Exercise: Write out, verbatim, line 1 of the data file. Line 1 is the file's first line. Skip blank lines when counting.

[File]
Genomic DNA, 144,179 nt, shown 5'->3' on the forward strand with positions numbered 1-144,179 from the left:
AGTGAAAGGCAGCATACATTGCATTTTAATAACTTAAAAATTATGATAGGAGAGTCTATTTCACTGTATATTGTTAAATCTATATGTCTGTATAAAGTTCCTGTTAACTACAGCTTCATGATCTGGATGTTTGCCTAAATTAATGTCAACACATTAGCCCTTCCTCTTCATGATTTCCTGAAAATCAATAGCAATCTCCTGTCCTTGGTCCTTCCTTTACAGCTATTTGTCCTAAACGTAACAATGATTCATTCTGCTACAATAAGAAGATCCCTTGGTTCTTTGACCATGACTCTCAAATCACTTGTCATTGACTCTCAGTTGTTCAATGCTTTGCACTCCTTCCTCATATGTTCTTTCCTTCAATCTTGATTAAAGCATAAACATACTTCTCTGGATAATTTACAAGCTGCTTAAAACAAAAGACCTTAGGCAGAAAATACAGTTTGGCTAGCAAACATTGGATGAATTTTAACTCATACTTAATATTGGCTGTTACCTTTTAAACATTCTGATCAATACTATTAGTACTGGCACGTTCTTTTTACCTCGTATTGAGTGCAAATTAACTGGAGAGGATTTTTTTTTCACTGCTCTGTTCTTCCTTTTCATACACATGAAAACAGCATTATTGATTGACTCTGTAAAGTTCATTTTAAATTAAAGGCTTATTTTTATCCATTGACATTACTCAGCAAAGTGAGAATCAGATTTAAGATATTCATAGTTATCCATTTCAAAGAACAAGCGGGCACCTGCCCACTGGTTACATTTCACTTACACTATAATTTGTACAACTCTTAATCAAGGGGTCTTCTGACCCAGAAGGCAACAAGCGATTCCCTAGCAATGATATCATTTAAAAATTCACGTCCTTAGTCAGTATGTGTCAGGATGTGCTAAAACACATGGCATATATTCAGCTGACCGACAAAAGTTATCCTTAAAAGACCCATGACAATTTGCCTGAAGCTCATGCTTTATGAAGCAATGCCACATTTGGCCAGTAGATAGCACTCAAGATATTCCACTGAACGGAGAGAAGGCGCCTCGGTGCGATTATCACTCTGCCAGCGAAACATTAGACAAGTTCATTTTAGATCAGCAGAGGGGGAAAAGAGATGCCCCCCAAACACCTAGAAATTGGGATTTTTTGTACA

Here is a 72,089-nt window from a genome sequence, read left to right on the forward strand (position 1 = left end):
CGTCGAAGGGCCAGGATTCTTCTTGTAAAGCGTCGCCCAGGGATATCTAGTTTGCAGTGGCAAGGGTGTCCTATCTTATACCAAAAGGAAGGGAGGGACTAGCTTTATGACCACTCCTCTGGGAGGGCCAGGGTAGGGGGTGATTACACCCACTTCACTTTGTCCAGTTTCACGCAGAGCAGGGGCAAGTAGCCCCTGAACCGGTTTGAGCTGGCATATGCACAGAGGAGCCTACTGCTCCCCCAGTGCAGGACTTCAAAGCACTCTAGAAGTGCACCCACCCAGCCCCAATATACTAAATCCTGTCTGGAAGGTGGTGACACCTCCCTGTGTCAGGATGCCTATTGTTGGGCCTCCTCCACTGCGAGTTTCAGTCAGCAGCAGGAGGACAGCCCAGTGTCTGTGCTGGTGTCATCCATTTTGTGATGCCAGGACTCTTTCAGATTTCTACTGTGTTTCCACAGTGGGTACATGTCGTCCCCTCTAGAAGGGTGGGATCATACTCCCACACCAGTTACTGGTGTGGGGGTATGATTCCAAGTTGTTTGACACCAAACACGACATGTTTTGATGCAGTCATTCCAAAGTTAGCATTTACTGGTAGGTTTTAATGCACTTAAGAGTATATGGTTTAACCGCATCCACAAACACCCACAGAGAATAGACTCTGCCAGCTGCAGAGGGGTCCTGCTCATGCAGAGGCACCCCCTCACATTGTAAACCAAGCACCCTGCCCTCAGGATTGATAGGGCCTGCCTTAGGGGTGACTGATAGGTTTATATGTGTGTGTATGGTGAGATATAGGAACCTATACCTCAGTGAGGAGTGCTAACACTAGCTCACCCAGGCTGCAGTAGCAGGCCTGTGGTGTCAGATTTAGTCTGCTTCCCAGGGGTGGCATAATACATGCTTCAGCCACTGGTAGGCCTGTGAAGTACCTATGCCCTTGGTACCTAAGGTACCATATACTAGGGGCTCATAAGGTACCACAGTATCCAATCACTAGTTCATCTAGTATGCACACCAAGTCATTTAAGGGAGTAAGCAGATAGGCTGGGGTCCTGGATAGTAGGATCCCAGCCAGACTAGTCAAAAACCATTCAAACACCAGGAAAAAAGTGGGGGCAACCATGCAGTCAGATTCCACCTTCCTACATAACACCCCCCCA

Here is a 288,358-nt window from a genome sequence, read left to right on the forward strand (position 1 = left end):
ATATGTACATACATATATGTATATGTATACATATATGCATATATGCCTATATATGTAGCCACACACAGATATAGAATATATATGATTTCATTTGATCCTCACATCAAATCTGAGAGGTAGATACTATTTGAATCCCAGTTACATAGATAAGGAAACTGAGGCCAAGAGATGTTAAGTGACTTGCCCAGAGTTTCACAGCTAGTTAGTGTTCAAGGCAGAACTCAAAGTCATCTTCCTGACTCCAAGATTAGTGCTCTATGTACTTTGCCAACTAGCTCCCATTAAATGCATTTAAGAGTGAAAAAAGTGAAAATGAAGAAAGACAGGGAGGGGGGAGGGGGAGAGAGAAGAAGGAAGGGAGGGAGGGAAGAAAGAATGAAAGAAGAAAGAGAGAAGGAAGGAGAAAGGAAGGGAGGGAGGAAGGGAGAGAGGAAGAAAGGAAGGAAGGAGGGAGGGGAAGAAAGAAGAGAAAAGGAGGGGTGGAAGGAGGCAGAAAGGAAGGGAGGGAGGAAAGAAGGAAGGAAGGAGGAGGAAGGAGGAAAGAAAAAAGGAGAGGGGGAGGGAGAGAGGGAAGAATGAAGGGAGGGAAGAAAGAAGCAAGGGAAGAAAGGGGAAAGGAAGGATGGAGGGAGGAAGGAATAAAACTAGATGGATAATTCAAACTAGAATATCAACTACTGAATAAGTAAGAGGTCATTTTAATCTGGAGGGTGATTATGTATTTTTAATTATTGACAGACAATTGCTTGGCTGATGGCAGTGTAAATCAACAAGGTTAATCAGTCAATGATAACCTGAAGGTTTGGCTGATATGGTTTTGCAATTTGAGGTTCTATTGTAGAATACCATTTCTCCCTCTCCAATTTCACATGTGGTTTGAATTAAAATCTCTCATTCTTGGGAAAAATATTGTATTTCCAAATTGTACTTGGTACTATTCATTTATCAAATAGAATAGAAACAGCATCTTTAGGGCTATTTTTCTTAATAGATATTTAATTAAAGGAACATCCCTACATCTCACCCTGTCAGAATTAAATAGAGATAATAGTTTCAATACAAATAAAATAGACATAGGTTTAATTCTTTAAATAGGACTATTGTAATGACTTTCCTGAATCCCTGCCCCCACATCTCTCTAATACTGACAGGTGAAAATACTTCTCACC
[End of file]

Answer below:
Genomic DNA, 144,179 nt, shown 5'->3' on the forward strand with positions numbered 1-144,179 from the left: